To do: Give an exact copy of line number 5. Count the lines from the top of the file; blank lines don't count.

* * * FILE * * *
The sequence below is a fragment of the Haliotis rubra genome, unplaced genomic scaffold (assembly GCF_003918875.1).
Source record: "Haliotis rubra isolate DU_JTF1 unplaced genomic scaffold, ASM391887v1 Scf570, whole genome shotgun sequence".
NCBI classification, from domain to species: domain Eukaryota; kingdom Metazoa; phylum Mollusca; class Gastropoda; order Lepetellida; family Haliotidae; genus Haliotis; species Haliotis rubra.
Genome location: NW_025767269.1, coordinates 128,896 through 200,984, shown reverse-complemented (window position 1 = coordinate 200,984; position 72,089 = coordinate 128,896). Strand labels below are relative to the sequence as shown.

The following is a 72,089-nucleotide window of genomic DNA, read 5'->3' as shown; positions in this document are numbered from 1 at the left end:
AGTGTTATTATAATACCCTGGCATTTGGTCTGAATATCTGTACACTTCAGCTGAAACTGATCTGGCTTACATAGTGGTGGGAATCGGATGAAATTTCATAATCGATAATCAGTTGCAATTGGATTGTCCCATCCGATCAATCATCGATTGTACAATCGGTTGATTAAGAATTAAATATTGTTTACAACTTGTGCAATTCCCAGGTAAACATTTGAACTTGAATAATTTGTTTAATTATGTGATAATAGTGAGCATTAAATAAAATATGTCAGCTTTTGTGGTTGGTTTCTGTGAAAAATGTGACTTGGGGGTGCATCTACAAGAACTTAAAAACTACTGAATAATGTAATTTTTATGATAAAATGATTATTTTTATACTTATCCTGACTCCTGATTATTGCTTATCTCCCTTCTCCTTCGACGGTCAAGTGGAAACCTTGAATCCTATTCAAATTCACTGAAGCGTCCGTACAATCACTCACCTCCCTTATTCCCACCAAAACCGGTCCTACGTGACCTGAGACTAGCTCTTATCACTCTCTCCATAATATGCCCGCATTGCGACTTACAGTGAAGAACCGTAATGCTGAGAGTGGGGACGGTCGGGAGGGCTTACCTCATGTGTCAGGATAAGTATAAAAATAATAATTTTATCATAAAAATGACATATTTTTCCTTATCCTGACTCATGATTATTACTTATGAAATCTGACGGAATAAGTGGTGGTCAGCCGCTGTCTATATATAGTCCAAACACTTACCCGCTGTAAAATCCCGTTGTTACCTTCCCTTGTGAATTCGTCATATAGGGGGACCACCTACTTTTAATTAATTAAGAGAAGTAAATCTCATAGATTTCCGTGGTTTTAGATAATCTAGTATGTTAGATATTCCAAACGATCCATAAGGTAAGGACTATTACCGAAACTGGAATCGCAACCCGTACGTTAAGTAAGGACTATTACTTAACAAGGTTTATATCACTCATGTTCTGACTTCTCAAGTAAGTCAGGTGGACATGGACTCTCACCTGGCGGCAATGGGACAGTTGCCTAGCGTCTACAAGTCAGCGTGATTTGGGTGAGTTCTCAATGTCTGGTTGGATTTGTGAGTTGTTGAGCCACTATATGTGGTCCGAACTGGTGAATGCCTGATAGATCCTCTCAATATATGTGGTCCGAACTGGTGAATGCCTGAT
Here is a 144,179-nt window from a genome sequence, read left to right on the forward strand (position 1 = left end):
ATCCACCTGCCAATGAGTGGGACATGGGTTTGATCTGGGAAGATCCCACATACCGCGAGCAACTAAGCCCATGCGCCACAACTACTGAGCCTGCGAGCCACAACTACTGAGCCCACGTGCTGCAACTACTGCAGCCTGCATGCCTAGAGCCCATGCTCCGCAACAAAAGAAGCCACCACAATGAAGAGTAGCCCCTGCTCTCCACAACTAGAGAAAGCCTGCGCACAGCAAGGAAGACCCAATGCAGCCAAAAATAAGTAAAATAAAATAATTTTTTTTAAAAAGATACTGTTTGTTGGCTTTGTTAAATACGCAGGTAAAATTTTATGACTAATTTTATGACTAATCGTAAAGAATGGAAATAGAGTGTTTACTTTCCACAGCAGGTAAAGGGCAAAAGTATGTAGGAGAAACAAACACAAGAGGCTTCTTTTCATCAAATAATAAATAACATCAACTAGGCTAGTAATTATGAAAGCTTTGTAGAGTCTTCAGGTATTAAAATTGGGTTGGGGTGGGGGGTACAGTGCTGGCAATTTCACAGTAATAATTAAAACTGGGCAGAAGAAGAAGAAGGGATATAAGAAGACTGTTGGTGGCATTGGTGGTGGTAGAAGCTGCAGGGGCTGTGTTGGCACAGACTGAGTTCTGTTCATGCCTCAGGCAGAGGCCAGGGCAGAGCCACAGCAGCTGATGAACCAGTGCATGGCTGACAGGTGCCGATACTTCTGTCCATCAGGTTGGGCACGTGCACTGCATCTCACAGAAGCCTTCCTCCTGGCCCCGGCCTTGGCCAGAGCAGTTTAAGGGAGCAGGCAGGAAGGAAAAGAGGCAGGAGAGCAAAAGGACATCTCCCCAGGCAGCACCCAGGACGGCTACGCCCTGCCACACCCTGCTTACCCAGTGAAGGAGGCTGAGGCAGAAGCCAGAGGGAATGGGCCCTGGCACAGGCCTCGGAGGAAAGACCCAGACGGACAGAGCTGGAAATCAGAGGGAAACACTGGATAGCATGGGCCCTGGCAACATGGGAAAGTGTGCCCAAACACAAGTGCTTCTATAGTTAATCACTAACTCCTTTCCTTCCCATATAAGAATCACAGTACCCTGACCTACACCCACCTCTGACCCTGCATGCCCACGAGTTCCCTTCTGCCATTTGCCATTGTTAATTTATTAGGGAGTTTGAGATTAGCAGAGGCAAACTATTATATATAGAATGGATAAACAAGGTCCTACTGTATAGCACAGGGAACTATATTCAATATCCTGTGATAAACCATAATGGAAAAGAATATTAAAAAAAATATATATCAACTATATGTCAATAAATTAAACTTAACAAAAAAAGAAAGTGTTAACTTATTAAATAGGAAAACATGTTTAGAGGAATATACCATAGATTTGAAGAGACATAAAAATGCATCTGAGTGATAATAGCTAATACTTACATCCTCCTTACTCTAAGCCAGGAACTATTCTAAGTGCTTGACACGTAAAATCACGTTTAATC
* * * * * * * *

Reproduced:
The following is a 72,089-nucleotide window of genomic DNA, read 5'->3' as shown; positions in this document are numbered from 1 at the left end: